A friend of mine, Jennifer Szweda Jordan – who does the lovely StoryCorps interviews with various Paulists – spend a lot of time with a community similar to l’Arche, called Emmaus Community of Pittsburgh. I asked her to share some stories of relating so closely with our disabled sisters. I wish I could share all the stories that she shared with me, but I have to limit myself to her comments about one sister:
“Suzy” is “a pretty tough cookie” who rarely cries. One day, while attending Mass together, both Jennifer and Suzy were moved to tears during a song. Jennifer writes: “When we shared this moment I knew we were connected in the Spirit in a way that transcends intellect, class, everything. We were one in the Body of Christ.” Jennifer also explained how Suzy has embodied Jesus for her. “Suzy has also [been] shepherding me in correcting my occasional sailor language and explained why very well. ‘You can’t say that because I’ll start saying it, and then I’ll say it in front of the kids and that’s not good.’ [You] can’t argue with that logic,” says Jennifer. “[Suzy] works at a daycare!”
In a lot of ways, living an attitude of wonderment and thanksgiving helps us to contemplate the paradoxes of community living, the Paschal mystery we celebrate today, and today’s passages we hear from the Book of Revelation. Another instance of paradox is that the Good Shepherd often speaks most clearly through people with limited abilities. By living interdependently with others, we become more grateful for the gifts that we have. We worship a paradox: the Lamb That Was Slain who lives again!
On Friday, I celebrated Mass with some of the residents of Heritage Park Rehabilitation and Skilled Nursing Center in East Austin. I asked them how they hear the voice of the Good Shepherd. And although most of them are challenged with significant mental or physical disabilities, they gave me some great answers. Two of them talked about they could hear Jesus speak to them through the burning of their hearts. I couldn’t help but think of the disciples on the road to Emmaus who recognized Jesus through the burning of their hearts. A few hours later, I read what my friend Jennifer wrote about her relationship with those women in Pittsburgh: “It means everything to me to be on the road to Emmaus with these women and the risen Christ!”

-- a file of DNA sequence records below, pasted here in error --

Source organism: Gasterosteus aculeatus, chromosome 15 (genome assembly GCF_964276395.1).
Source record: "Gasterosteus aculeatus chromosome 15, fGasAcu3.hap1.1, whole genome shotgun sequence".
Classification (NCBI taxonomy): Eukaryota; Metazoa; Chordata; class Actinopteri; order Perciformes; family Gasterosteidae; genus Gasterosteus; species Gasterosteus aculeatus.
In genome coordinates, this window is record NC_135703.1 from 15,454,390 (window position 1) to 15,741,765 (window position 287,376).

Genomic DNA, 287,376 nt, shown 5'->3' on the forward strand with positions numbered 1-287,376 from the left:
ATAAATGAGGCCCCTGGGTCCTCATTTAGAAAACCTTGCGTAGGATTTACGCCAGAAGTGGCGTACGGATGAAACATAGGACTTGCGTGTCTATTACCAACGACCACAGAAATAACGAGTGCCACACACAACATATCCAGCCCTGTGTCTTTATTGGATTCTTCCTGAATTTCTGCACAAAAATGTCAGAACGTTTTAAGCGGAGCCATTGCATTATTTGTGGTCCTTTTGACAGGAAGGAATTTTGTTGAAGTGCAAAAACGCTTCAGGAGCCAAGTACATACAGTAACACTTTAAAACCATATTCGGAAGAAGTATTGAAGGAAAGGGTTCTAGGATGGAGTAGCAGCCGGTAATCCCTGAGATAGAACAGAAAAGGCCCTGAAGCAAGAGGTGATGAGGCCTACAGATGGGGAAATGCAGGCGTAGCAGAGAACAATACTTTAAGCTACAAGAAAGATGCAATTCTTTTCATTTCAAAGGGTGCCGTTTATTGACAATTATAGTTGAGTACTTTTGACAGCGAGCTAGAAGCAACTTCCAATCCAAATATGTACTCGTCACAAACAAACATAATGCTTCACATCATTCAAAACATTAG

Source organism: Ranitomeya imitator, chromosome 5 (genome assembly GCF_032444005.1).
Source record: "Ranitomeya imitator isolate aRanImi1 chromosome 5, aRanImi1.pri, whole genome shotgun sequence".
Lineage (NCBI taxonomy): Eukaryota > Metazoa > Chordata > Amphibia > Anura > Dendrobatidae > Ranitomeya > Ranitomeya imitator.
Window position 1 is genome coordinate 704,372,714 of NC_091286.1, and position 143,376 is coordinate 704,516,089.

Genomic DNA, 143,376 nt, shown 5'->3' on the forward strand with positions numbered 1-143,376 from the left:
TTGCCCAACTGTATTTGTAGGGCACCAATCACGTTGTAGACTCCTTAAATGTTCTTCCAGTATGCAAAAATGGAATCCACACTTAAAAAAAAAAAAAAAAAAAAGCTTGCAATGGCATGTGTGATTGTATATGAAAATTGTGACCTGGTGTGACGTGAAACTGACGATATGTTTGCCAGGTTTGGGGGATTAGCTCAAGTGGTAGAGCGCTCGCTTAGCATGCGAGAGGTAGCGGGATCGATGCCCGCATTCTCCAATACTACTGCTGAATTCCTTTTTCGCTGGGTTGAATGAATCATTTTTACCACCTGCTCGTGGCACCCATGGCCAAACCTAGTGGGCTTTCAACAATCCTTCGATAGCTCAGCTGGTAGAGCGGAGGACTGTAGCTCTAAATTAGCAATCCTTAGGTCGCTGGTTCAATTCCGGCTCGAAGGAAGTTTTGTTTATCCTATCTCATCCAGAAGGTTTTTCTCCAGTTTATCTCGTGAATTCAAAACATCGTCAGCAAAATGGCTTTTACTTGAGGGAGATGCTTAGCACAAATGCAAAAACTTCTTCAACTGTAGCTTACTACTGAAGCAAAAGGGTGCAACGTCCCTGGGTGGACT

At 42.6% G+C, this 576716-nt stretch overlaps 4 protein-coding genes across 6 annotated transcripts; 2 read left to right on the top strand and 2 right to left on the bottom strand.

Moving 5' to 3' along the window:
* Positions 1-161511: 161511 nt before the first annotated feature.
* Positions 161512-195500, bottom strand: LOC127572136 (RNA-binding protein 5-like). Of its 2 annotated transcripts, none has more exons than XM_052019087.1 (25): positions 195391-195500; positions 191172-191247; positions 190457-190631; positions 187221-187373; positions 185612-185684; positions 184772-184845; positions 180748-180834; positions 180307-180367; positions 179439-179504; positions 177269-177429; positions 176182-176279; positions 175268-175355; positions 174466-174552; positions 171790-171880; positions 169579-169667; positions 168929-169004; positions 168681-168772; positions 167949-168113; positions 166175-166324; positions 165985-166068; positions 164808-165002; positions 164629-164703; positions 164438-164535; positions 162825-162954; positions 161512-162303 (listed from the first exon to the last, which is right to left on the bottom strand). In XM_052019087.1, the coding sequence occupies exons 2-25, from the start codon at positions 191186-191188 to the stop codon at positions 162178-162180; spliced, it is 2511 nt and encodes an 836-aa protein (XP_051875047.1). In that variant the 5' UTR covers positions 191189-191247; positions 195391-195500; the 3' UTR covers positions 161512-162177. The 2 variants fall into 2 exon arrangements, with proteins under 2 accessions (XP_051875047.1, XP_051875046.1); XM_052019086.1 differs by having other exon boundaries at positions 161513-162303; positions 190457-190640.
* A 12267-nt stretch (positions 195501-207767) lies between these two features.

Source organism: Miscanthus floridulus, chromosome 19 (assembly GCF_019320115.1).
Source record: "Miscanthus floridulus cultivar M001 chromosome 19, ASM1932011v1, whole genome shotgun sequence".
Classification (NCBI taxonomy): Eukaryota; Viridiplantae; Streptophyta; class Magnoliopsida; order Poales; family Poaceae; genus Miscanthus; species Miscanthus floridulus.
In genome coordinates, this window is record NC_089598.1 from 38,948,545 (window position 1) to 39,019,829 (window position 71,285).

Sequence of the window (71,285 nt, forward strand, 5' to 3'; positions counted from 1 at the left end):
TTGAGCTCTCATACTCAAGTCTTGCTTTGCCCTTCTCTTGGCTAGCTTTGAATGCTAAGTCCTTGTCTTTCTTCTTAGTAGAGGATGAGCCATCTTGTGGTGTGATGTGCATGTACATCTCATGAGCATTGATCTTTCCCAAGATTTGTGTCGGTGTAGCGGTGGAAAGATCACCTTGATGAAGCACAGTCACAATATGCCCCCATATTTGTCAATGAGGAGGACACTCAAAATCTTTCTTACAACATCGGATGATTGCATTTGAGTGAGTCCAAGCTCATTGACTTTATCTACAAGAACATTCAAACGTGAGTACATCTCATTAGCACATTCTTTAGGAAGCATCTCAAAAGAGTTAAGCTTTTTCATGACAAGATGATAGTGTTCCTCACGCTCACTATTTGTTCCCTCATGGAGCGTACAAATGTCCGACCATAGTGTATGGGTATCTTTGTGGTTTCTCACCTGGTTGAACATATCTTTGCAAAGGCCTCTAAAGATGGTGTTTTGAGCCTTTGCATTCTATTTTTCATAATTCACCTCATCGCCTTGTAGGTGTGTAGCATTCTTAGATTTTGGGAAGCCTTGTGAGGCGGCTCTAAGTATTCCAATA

Jesus Christ, the Lamb that was slain, the Lamb who is our Good Shepherd, encourages us to think creatively in bringing about God’s kingdom on the earth. A kingdom of peace. A kingdom where no one is selfish. A kingdom where everyone’s greatest desire is to love and serve one another. Then, and only then, will every tear be wiped away.
Jean Vanier wrote: “Peace is the fruit of love, a love that is also justice. But to grow in love requires work – hard work. And it can bring pain because it implies loss – loss of the certitudes, comforts, and hurts that shelter and define us.”
Or, as my friend Sandy – a retired professor – wrote in this poem about working at an elementary school with a particular young man with disabilities:
I had been so afraid of you.
Then you climbed into my lap
And laid your head on my shoulder.
And once again I learned the meaning of love.
Maybe it’s when those certitudes, comforts, and hurts that shelter and define us are stripped away from us, that we can experience God’s love. When we engage in the hard work of community living – the ongoing questions, sacrifices, and joys of interacting with people who are very different from us – it is then when we can most readily hear the voice of the Good Shepherd.